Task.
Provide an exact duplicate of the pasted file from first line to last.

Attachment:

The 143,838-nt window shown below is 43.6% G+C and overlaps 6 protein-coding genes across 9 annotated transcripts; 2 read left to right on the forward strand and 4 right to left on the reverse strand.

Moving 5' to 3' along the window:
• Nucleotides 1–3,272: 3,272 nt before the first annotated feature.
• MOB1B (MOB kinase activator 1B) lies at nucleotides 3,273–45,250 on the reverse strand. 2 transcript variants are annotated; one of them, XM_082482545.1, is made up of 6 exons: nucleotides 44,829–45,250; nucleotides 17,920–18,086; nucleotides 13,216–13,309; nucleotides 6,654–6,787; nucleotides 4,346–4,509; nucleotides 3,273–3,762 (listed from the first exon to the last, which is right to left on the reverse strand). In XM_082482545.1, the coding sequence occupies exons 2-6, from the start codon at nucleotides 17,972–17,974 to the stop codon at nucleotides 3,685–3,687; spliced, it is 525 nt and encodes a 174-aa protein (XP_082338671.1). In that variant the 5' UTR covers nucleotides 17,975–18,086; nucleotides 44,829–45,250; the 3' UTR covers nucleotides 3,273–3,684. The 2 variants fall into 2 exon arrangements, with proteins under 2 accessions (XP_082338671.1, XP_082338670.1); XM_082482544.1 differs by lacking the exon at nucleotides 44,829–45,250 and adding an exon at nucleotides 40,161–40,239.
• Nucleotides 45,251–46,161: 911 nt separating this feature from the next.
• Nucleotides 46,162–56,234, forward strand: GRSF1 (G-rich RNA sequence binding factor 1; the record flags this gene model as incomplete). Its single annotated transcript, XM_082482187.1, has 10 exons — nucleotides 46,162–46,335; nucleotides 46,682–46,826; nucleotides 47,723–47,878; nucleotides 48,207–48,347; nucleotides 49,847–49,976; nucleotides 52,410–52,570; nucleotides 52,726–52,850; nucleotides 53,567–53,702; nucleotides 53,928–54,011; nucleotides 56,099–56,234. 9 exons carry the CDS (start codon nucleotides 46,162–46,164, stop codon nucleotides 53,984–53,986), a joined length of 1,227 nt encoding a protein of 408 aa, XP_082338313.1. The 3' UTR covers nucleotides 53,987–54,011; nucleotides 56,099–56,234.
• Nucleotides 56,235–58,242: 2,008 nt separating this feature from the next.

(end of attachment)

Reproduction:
The 143,838-nt window shown below is 43.6% G+C and overlaps 6 protein-coding genes across 9 annotated transcripts; 2 read left to right on the forward strand and 4 right to left on the reverse strand.

Moving 5' to 3' along the window:
• Nucleotides 1–3,272: 3,272 nt before the first annotated feature.
• MOB1B (MOB kinase activator 1B) lies at nucleotides 3,273–45,250 on the reverse strand. 2 transcript variants are annotated; one of them, XM_082482545.1, is made up of 6 exons: nucleotides 44,829–45,250; nucleotides 17,920–18,086; nucleotides 13,216–13,309; nucleotides 6,654–6,787; nucleotides 4,346–4,509; nucleotides 3,273–3,762 (listed from the first exon to the last, which is right to left on the reverse strand). In XM_082482545.1, the coding sequence occupies exons 2-6, from the start codon at nucleotides 17,972–17,974 to the stop codon at nucleotides 3,685–3,687; spliced, it is 525 nt and encodes a 174-aa protein (XP_082338671.1). In that variant the 5' UTR covers nucleotides 17,975–18,086; nucleotides 44,829–45,250; the 3' UTR covers nucleotides 3,273–3,684. The 2 variants fall into 2 exon arrangements, with proteins under 2 accessions (XP_082338671.1, XP_082338670.1); XM_082482544.1 differs by lacking the exon at nucleotides 44,829–45,250 and adding an exon at nucleotides 40,161–40,239.
• Nucleotides 45,251–46,161: 911 nt separating this feature from the next.
• Nucleotides 46,162–56,234, forward strand: GRSF1 (G-rich RNA sequence binding factor 1; the record flags this gene model as incomplete). Its single annotated transcript, XM_082482187.1, has 10 exons — nucleotides 46,162–46,335; nucleotides 46,682–46,826; nucleotides 47,723–47,878; nucleotides 48,207–48,347; nucleotides 49,847–49,976; nucleotides 52,410–52,570; nucleotides 52,726–52,850; nucleotides 53,567–53,702; nucleotides 53,928–54,011; nucleotides 56,099–56,234. 9 exons carry the CDS (start codon nucleotides 46,162–46,164, stop codon nucleotides 53,984–53,986), a joined length of 1,227 nt encoding a protein of 408 aa, XP_082338313.1. The 3' UTR covers nucleotides 53,987–54,011; nucleotides 56,099–56,234.
• Nucleotides 56,235–58,242: 2,008 nt separating this feature from the next.